Flooded Homes

Safety & Sanitation Instructions

In the event of flood damage to a home, it is important to document everything. Take pictures or video before and during the flood if possible, immediately after the flood, and both during and after clean-up. This will help you receive the insurance reimbursement to which you may be entitled.


If the home has been vacated, do not move the family back until there is:

  • Electricity
  • An adequate water supply
  • Toilet facilities available
  • Heating system in working order
  • Clean, dry bedding available

Note: Do not bring children into the flood area during cleanup!

Not Vacated

If the home has not been vacated during the flood period, wash or flush down walls and floors as fast as the flood waters recede.

Safe Water Supply

In order to clean up a flooded home, adults (no children) may return but should take a supply of safe drinking water with them in clean bottles or jugs. If possible, obtain water from a municipal source. In the event that municipal water cannot be obtained and water must be obtained from a private well outside the flood area, be sure to disinfect it with one of the common liquid laundry bleaches, such as Clorox or Roman Cleanser, etc., by adding three or four drops to each one gallon of water. Mix and let stand for thirty minutes. This treatment will make the water safe; however, a chlorinous taste should be noticed.

Water from wells and cisterns located in the flooded areas is unsafe and should not be used for drinking or cooking, brushing teeth, dish washing or clothes washing unless boiled for one minute or treated with chlorine.

Electric & Gas Utilities

  • Be cautious when entering a flooded basement. Electrical outlets and gas lines can be very dangerous. Have the Utility Service Department shut off the electricity and gas lines if possible.
  • Do not handle any connected electrical cords or appliances if the current is still on. Get assistance before attempting to disconnect cords or open the fuse box in a flooded basement.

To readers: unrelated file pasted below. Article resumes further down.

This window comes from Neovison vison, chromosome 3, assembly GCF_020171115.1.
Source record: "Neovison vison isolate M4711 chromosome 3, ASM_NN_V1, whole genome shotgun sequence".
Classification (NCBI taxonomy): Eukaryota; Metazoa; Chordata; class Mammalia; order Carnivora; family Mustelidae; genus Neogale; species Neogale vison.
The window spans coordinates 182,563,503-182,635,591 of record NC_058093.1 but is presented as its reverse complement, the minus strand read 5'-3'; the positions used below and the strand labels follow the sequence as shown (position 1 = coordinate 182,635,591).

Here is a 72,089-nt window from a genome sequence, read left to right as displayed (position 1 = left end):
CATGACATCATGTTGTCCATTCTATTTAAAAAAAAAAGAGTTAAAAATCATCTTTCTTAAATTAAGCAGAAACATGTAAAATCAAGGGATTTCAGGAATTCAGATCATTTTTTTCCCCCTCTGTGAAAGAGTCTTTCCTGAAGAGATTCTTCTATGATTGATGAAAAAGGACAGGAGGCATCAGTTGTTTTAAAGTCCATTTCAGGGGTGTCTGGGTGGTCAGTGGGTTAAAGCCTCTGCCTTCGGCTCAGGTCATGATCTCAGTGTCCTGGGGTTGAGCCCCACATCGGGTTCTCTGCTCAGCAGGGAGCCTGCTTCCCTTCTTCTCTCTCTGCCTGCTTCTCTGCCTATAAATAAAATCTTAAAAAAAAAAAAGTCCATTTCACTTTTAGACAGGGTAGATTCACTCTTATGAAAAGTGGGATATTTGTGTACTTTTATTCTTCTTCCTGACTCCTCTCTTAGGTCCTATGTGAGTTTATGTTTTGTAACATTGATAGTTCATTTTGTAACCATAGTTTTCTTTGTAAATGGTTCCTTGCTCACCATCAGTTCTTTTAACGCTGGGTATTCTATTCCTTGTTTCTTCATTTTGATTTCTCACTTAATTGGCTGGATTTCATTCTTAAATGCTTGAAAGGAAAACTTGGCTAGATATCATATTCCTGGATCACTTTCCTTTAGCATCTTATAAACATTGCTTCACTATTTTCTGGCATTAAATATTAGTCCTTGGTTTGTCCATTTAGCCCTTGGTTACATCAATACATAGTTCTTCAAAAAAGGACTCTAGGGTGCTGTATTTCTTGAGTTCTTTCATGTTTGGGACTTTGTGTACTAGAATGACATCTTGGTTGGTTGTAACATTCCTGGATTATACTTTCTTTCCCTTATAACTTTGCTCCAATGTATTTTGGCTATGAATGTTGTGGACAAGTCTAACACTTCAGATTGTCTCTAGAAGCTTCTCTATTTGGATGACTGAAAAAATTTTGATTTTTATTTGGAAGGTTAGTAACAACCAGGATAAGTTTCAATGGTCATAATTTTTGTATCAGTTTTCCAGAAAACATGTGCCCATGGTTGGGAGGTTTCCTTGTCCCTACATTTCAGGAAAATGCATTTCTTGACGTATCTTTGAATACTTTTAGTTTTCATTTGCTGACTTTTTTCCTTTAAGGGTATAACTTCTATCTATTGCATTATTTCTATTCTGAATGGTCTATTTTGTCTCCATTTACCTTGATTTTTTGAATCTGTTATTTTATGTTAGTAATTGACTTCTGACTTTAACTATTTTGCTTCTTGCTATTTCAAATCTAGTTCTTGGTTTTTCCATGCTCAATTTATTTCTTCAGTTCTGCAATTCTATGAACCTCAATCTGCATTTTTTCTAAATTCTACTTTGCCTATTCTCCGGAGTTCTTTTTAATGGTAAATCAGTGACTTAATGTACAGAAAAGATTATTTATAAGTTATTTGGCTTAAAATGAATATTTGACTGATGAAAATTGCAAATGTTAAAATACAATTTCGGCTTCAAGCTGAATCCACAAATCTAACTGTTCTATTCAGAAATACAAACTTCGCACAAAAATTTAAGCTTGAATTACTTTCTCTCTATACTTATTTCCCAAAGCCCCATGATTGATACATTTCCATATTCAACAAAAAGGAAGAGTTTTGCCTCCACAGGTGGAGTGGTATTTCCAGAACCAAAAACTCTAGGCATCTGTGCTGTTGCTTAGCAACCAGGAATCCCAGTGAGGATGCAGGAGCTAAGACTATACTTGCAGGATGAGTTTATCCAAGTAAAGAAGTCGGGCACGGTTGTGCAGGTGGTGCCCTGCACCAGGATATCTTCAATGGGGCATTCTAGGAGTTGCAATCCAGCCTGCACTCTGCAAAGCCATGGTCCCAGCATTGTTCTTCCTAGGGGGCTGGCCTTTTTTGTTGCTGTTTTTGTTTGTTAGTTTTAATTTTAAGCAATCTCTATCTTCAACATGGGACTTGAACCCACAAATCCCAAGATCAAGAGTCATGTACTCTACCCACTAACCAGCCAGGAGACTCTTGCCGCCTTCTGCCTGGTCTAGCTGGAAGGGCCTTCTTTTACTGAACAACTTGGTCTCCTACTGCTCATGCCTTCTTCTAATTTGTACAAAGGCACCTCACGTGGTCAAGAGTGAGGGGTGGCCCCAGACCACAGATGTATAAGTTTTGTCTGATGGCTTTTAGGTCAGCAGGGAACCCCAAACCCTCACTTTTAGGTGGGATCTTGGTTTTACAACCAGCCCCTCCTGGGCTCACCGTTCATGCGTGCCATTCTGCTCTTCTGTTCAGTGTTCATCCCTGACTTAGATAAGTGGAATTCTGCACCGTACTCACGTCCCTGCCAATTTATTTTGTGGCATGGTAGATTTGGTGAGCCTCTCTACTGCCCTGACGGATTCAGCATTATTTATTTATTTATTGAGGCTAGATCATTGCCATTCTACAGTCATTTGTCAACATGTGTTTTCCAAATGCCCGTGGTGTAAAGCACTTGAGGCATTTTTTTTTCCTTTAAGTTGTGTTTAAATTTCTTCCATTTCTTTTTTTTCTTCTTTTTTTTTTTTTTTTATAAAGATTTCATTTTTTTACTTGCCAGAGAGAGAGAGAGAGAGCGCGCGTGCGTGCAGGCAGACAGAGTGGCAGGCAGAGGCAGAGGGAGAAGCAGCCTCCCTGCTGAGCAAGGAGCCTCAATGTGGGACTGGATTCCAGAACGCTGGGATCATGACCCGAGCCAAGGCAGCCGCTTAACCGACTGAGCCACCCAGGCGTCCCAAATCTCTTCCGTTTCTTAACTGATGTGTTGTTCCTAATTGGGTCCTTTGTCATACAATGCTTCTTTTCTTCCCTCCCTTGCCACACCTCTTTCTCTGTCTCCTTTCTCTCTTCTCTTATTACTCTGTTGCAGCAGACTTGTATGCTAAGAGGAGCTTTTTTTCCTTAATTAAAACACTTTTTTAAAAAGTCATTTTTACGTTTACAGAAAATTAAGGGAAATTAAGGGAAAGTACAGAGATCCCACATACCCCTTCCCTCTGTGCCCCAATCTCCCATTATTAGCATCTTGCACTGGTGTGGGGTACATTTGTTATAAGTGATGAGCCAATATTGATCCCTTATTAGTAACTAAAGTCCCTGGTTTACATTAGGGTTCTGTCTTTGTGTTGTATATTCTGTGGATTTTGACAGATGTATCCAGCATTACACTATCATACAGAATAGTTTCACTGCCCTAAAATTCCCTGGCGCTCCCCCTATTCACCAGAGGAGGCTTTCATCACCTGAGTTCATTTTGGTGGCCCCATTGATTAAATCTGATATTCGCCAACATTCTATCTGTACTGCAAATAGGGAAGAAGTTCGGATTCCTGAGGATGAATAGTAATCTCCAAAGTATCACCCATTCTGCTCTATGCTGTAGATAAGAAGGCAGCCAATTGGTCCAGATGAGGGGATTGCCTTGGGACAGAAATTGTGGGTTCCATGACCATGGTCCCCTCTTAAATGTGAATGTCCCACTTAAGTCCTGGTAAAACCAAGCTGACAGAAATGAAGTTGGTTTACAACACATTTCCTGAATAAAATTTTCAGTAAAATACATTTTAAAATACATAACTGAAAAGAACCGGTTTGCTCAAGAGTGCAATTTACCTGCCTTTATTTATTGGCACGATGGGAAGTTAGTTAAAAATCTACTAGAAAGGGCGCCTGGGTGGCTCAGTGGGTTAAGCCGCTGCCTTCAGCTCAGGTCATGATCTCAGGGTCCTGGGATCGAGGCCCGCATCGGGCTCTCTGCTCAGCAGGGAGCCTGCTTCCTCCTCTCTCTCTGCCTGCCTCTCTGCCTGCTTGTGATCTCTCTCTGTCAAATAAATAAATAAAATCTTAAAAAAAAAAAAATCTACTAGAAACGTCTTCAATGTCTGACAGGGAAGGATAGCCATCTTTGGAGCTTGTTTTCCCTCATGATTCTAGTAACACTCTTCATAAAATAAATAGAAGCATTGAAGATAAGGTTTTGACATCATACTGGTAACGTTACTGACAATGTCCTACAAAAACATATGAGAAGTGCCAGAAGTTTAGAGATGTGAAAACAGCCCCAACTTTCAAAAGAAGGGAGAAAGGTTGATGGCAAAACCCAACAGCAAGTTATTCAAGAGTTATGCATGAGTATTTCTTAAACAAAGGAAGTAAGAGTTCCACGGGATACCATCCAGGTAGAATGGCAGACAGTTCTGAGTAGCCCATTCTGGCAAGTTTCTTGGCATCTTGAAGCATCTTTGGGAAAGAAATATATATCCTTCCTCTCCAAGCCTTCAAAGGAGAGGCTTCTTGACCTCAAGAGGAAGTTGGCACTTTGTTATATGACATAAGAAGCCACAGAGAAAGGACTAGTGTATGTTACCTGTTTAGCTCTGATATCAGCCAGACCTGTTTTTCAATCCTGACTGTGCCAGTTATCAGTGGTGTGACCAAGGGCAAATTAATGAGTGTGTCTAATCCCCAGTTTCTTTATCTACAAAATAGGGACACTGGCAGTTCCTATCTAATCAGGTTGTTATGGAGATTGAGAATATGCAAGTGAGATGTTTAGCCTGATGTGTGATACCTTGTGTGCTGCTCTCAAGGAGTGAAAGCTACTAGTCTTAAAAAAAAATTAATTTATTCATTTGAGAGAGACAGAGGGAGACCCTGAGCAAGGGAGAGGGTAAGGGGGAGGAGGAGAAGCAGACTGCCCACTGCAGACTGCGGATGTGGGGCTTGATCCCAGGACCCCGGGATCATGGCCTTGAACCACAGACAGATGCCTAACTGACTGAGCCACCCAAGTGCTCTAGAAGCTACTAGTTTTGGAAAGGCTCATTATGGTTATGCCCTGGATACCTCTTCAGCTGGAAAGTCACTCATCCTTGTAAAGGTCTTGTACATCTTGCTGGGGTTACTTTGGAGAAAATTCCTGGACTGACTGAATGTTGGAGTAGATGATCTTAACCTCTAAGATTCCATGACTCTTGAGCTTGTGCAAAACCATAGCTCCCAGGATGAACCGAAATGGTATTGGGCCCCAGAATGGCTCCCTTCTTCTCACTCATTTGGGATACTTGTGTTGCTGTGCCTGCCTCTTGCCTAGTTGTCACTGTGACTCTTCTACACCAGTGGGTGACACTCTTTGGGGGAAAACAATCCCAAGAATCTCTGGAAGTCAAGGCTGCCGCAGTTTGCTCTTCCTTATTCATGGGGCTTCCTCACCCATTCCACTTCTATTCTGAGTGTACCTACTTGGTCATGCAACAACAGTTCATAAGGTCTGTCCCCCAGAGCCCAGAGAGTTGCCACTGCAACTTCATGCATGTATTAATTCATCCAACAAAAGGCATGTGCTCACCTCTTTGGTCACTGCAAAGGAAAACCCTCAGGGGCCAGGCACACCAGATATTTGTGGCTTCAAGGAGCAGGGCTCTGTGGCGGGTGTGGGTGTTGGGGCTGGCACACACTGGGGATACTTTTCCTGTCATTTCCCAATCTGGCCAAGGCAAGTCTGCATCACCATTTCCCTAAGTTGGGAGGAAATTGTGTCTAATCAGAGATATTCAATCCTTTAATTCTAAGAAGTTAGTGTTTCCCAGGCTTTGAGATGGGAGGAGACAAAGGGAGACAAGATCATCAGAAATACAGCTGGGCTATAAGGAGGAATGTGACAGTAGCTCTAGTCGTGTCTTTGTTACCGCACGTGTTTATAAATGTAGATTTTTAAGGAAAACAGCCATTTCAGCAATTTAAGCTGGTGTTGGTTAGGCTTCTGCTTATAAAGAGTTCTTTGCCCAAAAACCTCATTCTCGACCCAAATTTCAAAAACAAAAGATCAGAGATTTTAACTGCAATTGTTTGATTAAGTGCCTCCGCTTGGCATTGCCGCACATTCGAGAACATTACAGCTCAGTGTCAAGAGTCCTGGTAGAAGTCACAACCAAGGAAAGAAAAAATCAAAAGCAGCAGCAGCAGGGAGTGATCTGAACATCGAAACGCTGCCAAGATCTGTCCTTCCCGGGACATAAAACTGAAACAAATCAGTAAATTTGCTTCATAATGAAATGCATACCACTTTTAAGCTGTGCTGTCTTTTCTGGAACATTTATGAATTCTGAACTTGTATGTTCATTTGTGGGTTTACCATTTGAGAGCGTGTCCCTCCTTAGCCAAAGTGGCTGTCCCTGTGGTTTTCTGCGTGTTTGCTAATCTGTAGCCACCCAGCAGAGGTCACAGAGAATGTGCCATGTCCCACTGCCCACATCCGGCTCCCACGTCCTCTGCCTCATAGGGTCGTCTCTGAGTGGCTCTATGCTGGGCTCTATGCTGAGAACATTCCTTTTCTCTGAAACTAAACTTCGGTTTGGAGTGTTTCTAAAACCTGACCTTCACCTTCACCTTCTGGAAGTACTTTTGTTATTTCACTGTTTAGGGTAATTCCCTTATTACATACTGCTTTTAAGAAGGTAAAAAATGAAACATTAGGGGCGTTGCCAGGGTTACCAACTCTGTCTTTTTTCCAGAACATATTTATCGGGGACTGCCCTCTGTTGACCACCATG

• Do not light a match in an enclosed area where gas could be present. Check all affected pilot lights or burners on gas-fired or oil-fired appliances before placing them back in service.
  • If electricity is connected to an appliance which has had the motor controls submerged, do not attempt to start in until you have consulted your appliance service company or dealer.


While a basement is still flooded, avoid flushing toilets or using other plumbing fixtures whose discharge would increase the hazard or make the basement or home more difficult to clean.

Clean Up

  • After the flood waters recede, drain surface pools by ditching and pumping.
  • Drain all flooded basements by natural drainage or by pumping.
  • Wash or flush down walls and floors, if possible, during the drainage or pumping process.
  • As a final clean-up of walls, floors, cupboards, dishes, etc., use plenty of soap or dish washing compound. Use warm or hot water if possible.
  • Areas may be disinfected by use of Lysol or chlorine solution. Use 8 tablespoons or half a cup Clorox or Roman cleanser per gallon of water. Caution: Never mix bleach with ammonia - the fumes are toxic!
  • During the clean-up period of flooded areas, provide as much ventilation as possible by opening windows, and use fans if electricity is available.
  • Clothing, carpets, upholstered furniture, toys, bedding, and similar items should be appropriately discarded unless they are cleaned and disinfected. Some salvage companies are equipped to process contaminated materials. Discarded clothing should not be left accessible to unauthorized scavengers.
  • Movable objects should be put outdoors to dry and be exposed to sunlight.
  • After cleaning the basement, the individual should make sure that all clothing and parts of the body which come in contact with the sewage are thoroughly washed. Prevent the tracking of flood residue into the living quarters of the house.
  • Monitor areas that were flooded for mold growth. Visit Washtenaw County's mold information page.

Food Safety

  • Discard all bottled goods sealed with crimped caps that were in the flood. Destroy the contents to make certain that no one else will use the bottled goods.
  • Discard all vegetables, such as potatoes, carrots, cabbage, onions, and others which were in contact with the flood water
  • Canned fruits and vegetables should be thoroughly washed. Wash the outside of the can with soap and hot water, using a brush around the covers and rubber rings. The cans and jars should then be immersed in chlorinated water for at least 15 minutes using the same strength solution as recommended for cleaning.
  • Food stored in a refrigerator where the electricity has been off for more than 24 hours or where flood waters have risen above the door opening should be discarded.
  • Food stored in a deep freeze unit where the electricity has been off for more than 72 hours should be examined carefully. Food that has not reached a temperature of 40F or above could be refrozen and used without endangering health. However, the flavor and texture might be damaged. Frozen food with a temperature above 40F should be discarded. Food in a freezer where the door or lid has been submerged in flood water should be discarded if there is evidence that water has entered the freezer compartment.
  • Any discarded food or vegetables should be placed in a covered, vermin proof receptacle until final pick-up or disposal.

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